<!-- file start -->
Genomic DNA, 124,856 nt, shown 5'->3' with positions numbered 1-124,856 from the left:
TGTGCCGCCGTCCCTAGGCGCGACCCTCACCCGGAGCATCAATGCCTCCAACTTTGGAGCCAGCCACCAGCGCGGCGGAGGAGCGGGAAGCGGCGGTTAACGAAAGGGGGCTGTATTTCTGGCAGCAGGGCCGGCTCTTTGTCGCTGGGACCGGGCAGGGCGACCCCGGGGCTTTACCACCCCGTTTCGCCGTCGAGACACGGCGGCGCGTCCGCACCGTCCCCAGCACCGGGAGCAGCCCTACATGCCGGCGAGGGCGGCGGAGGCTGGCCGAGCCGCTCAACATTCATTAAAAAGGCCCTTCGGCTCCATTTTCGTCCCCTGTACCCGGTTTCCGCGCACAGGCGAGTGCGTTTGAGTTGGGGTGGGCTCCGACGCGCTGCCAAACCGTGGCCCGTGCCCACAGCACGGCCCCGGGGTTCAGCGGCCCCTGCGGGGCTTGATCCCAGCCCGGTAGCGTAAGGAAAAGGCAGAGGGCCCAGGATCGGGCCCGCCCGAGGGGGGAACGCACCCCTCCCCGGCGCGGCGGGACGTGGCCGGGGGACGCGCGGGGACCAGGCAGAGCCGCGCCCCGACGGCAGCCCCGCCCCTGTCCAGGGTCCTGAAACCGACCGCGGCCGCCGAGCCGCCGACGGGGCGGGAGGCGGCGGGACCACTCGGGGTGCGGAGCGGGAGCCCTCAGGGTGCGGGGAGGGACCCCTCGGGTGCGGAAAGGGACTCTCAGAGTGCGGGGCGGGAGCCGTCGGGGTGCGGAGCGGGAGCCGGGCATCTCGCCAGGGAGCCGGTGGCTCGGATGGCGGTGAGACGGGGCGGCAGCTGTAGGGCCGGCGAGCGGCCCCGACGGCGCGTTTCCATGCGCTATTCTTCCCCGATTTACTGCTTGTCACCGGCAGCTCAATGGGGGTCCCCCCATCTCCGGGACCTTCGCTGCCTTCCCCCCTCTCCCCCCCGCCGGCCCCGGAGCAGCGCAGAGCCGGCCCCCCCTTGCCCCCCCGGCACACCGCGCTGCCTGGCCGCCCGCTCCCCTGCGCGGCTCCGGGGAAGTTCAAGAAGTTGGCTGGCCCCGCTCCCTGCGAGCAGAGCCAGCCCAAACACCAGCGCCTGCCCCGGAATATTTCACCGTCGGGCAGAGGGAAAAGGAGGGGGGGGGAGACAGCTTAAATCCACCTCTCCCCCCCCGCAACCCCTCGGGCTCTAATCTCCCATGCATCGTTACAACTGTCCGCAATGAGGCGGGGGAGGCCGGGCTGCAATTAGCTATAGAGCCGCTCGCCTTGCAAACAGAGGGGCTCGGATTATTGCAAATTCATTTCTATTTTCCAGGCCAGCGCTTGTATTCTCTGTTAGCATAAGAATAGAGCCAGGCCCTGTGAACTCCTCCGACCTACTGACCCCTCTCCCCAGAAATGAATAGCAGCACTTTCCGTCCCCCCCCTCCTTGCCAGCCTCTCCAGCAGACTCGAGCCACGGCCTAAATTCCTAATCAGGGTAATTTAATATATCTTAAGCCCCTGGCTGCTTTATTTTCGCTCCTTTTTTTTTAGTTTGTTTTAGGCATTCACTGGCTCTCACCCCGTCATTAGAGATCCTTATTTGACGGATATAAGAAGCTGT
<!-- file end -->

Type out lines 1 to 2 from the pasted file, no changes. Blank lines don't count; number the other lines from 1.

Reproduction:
Genomic DNA, 124,856 nt, shown 5'->3' with positions numbered 1-124,856 from the left:
TGTGCCGCCGTCCCTAGGCGCGACCCTCACCCGGAGCATCAATGCCTCCAACTTTGGAGCCAGCCACCAGCGCGGCGGAGGAGCGGGAAGCGGCGGTTAACGAAAGGGGGCTGTATTTCTGGCAGCAGGGCCGGCTCTTTGTCGCTGGGACCGGGCAGGGCGACCCCGGGGCTTTACCACCCCGTTTCGCCGTCGAGACACGGCGGCGCGTCCGCACCGTCCCCAGCACCGGGAGCAGCCCTACATGCCGGCGAGGGCGGCGGAGGCTGGCCGAGCCGCTCAACATTCATTAAAAAGGCCCTTCGGCTCCATTTTCGTCCCCTGTACCCGGTTTCCGCGCACAGGCGAGTGCGTTTGAGTTGGGGTGGGCTCCGACGCGCTGCCAAACCGTGGCCCGTGCCCACAGCACGGCCCCGGGGTTCAGCGGCCCCTGCGGGGCTTGATCCCAGCCCGGTAGCGTAAGGAAAAGGCAGAGGGCCCAGGATCGGGCCCGCCCGAGGGGGGAACGCACCCCTCCCCGGCGCGGCGGGACGTGGCCGGGGGACGCGCGGGGACCAGGCAGAGCCGCGCCCCGACGGCAGCCCCGCCCCTGTCCAGGGTCCTGAAACCGACCGCGGCCGCCGAGCCGCCGACGGGGCGGGAGGCGGCGGGACCACTCGGGGTGCGGAGCGGGAGCCCTCAGGGTGCGGGGAGGGACCCCTCGGGTGCGGAAAGGGACTCTCAGAGTGCGGGGCGGGAGCCGTCGGGGTGCGGAGCGGGAGCCGGGCATCTCGCCAGGGAGCCGGTGGCTCGGATGGCGGTGAGACGGGGCGGCAGCTGTAGGGCCGGCGAGCGGCCCCGACGGCGCGTTTCCATGCGCTATTCTTCCCCGATTTACTGCTTGTCACCGGCAGCTCAATGGGGGTCCCCCCATCTCCGGGACCTTCGCTGCCTTCCCCCCTCTCCCCCCCGCCGGCCCCGGAGCAGCGCAGAGCCGGCCCCCCCTTGCCCCCCCGGCACACCGCGCTGCCTGGCCGCCCGCTCCCCTGCGCGGCTCCGGGGAAGTTCAAGAAGTTGGCTGGCCCCGCTCCCTGCGAGCAGAGCCAGCCCAAACACCAGCGCCTGCCCCGGAATATTTCACCGTCGGGCAGAGGGAAAAGGAGGGGGGGGGAGACAGCTTAAATCCACCTCTCCCCCCCCGCAACCCCTCGGGCTCTAATCTCCCATGCATCGTTACAACTGTCCGCAATGAGGCGGGGGAGGCCGGGCTGCAATTAGCTATAGAGCCGCTCGCCTTGCAAACAGAGGGGCTCGGATTATTGCAAATTCATTTCTATTTTCCAGGCCAGCGCTTGTATTCTCTGTTAGCATAAGAATAGAGCCAGGCCCTGTGAACTCCTCCGACCTACTGACCCCTCTCCCCAGAAATGAATAGCAGCACTTTCCGTCCCCCCCCTCCTTGCCAGCCTCTCCAGCAGACTCGAGCCACGGCCTAAATTCCTAATCAGGGTAATTTAATATATCTTAAGCCCCTGGCTGCTTTATTTTCGCTCCTTTTTTTTTAGTTTGTTTTAGGCATTCACTGGCTCTCACCCCGTCATTAGAGATCCTTATTTGACGGATATAAGAAGCTGT